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Title: Investigation into the regulation and interactions of myocyte stress 1 protein
Author: Jordan, Eva Simone
ISNI:       0000 0004 5351 3272
Awarding Body: University of Leicester
Current Institution: University of Leicester
Date of Award: 2015
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Myocyte stress 1 (MS1) also known as Striated Muscle Activator of Rho Signalling (STARS) and Actin-binding Rho activating protein is a stress responsive, muscle specific protein expressed in cardiac, skeletal and smooth muscle. MS1 was first observed to increase in mRNA levels during early states of pressure overload induced left ventricular hypertrophy, making MS1 sensitive to extracellular stress. MS1 is highly involved in actin dynamics, where polymerization of actin leads to the regulation of the myocardin related transcription factor-A and the serum response factor (MRTF-SRF). The SRF pathway plays a critical role in the regulation of the skeletal muscle. While in the heart, MS1 is thought to be implicated in hypertrophic signalling and cardiac remodelling. Previous studies in the lab have shown that MS1 increased in mRNA levels during simulated ischaemia/reperfusion injury but levels were attenuated with the addition of JNK inhibitor SP600125 during simulated ischaemia/reperfusion injury. Although we know MS1 is involved in actin dynamics due to its ability to bind actin at the C-terminal as a result of actin binding domains (located between 234-375 a.a) and also bind actin binding proteins ABLIM-2 and 3, there is limited information on how MS1 becomes upregulated and its specific function. In this study we wanted to investigate the effect of various stimuli on MS1 promoter activation with the use of luciferase reporter assays. The MS1 promoter was responsive to sorbitol induced osmotic stress, oxidative stress by serum deprivation and hypertrophic agonist phenylephrine. All of these are well known activators of the stress activated protein kinases (SAPKs); JNK and p38. There may be a link between MAPK activation and MS1 regulation. Investigation of other interacting partners of MS1 was proposed to give some insight into the function of MS1. Binding assays using purified MS1 fragments were used to look at potential interactions in the heart. Interestingly, novel myofibrillar proteins were pulled out of heart extract and identified by mass spectrometry as Myosin-6, troponin I, troponin T, α-tropomyosin, myosin LC2 and actin. We observed potential phosphorylation sites, located within the N-terminus of MS1. In vitro kinase assays using activated JNK, p38 and ERK, allowed for phosphorylation of MS1. Three novel phosphorylation sites Thr24, Thr62 and Ser77 were identified by mass spectrometry. Immunofluorescence studies were used to determine whether phosphorylation alters MS1 subcelluar distribution or interaction with actin. Co-localisation was observed between MS1 and HA-JNK at the cell membrane where there was evidence of membrane ruffling and actin stress fibres present at the periphery. All of these findings in this study are novel and imply that MS1 may be involved in the MAPK pathway and also play critical roles in contractile function, muscle development and cell motility, where phosphorylation may be responsible for its ability to interact with myofibrillar proteins.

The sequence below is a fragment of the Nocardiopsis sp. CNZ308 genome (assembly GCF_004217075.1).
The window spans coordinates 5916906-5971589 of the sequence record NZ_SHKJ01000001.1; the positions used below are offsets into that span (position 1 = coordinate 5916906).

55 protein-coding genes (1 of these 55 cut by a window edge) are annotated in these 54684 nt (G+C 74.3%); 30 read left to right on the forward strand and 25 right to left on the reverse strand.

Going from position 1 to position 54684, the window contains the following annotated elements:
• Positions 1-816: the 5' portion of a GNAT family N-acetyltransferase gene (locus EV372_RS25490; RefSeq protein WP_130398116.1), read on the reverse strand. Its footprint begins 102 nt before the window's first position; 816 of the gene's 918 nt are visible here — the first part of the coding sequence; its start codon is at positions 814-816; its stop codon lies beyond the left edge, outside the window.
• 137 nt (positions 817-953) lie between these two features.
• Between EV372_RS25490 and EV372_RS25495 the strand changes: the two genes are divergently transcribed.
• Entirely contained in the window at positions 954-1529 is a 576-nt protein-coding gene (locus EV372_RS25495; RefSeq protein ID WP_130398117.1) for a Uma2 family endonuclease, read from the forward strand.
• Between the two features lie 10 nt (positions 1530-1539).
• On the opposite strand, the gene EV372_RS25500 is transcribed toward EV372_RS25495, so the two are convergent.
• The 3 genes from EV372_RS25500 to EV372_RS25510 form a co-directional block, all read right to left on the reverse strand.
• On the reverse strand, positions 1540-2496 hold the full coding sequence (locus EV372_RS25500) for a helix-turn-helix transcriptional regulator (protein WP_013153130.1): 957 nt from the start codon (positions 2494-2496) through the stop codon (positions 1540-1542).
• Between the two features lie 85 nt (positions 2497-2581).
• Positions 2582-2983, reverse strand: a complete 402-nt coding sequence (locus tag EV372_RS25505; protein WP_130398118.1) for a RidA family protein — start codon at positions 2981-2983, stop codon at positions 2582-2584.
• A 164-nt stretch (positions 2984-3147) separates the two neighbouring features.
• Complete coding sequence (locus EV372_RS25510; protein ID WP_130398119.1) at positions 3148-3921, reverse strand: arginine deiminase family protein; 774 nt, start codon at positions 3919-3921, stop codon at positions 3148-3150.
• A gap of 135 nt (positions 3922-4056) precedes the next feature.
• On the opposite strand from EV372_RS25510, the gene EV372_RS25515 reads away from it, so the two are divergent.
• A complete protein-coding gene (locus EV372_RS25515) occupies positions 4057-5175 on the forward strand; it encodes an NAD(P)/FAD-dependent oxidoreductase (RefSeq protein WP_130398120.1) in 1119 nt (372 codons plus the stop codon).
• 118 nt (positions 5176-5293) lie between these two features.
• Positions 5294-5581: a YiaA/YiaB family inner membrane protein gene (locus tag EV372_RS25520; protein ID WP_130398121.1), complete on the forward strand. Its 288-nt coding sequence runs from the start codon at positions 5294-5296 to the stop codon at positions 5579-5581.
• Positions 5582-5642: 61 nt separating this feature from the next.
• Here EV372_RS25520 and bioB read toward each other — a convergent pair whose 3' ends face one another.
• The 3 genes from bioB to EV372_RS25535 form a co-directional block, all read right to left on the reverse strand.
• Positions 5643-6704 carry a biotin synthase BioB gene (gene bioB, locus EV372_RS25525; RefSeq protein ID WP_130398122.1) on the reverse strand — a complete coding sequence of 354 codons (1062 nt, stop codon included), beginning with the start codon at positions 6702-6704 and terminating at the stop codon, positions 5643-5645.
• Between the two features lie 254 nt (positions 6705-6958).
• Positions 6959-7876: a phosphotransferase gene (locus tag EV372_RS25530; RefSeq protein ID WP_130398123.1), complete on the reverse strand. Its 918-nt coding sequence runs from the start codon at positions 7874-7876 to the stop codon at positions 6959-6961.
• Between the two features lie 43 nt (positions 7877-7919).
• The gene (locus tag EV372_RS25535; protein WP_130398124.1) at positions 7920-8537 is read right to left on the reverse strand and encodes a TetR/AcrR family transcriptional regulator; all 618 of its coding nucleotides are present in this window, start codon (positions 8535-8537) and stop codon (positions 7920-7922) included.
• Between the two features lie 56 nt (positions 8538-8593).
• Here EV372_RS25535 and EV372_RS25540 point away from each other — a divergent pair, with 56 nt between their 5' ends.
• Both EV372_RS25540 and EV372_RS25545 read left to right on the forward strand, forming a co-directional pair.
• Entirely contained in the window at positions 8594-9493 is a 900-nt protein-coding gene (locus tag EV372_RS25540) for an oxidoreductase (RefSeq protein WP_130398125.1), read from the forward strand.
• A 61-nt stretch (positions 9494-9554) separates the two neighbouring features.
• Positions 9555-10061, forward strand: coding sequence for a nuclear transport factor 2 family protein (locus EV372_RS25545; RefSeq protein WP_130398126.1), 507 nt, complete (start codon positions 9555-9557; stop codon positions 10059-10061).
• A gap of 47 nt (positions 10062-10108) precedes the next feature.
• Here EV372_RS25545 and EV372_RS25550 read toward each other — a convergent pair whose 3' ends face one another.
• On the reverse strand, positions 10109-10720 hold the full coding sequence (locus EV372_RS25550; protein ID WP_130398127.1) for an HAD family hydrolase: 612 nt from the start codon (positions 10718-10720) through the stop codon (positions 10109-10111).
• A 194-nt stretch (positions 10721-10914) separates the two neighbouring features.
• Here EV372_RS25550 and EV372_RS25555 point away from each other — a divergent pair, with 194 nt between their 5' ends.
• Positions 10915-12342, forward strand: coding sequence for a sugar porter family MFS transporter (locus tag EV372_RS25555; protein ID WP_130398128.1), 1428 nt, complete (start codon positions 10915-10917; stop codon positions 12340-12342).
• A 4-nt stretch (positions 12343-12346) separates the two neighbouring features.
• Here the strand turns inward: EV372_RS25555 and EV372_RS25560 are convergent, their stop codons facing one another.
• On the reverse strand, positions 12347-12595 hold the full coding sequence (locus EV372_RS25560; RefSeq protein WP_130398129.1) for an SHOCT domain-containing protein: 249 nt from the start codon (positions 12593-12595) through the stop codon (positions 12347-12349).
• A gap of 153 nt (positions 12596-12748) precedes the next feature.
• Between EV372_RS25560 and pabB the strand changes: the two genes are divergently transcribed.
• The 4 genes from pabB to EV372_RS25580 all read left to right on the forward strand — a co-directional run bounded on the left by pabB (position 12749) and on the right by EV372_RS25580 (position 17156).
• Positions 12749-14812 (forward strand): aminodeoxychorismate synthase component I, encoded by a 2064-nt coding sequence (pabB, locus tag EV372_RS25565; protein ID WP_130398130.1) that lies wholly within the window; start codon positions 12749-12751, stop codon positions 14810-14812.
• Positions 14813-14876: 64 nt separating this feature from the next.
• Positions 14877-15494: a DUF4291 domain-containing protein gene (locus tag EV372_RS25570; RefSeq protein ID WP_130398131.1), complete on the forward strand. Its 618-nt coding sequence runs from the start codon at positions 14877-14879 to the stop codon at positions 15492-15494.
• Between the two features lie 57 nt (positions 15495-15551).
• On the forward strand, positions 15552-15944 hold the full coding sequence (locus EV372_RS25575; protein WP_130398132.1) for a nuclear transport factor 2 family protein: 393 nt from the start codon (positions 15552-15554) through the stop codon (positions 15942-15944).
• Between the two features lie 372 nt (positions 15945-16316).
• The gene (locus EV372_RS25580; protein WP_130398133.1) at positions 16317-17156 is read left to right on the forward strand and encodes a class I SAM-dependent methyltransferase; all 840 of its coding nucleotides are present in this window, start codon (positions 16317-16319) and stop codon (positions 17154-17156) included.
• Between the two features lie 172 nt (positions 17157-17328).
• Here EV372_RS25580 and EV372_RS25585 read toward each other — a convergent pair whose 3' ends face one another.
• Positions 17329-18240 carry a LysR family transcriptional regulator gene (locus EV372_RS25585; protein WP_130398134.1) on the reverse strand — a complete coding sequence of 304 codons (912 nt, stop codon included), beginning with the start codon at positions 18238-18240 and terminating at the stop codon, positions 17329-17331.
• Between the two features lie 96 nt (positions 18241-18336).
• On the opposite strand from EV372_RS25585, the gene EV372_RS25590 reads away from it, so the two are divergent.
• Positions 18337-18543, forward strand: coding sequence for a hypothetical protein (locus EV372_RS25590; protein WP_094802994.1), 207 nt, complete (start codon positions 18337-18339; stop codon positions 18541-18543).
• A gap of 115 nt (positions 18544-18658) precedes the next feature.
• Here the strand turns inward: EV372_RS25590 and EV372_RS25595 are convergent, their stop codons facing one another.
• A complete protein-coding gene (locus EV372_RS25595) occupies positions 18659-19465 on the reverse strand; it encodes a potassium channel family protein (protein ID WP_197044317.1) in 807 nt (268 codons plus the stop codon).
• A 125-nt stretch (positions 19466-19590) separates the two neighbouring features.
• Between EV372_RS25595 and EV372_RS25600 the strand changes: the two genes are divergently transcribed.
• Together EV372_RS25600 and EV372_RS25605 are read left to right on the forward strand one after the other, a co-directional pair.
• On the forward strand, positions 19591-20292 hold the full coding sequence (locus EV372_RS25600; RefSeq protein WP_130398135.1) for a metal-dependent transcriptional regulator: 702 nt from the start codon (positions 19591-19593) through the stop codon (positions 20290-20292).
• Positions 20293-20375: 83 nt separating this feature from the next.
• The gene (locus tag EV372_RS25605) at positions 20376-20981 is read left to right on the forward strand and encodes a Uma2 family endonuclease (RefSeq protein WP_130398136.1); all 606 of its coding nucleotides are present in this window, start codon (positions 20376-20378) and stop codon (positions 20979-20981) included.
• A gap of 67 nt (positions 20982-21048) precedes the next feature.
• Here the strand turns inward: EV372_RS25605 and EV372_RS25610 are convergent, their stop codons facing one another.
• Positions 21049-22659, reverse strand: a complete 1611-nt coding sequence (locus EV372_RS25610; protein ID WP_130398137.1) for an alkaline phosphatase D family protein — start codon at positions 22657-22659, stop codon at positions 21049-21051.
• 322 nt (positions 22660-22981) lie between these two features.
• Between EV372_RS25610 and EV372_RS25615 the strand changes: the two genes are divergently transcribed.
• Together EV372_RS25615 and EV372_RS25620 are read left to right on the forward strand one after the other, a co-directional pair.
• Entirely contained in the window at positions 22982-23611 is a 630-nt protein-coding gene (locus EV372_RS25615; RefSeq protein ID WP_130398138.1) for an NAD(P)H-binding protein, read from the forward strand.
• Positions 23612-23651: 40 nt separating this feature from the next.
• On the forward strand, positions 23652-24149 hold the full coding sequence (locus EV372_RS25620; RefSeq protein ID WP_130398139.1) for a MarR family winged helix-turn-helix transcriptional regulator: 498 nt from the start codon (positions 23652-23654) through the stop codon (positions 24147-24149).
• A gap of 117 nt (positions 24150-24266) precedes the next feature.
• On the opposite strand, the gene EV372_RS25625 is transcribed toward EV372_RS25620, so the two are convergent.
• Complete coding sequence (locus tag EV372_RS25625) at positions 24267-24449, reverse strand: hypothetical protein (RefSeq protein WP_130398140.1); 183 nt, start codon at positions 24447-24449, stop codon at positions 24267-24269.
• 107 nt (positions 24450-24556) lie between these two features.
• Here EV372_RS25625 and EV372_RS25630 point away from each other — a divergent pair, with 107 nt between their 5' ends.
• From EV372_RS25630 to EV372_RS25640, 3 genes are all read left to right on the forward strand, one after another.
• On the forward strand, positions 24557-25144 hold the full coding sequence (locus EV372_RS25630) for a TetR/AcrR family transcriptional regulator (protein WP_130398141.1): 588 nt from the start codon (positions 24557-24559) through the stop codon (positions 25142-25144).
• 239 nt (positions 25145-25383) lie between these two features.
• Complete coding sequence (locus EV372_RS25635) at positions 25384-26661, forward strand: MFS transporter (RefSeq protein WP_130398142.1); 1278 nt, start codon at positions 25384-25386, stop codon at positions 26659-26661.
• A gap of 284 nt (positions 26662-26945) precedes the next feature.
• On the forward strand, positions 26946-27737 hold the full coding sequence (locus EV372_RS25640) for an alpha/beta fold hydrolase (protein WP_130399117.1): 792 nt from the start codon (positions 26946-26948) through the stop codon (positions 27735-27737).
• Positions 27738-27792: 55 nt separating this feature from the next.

Supervisor: Prigent, Sally Sponsor: Not available
Qualification Name: Thesis (Ph.D.) Qualification Level: Doctoral
EThOS ID:  DOI: Not available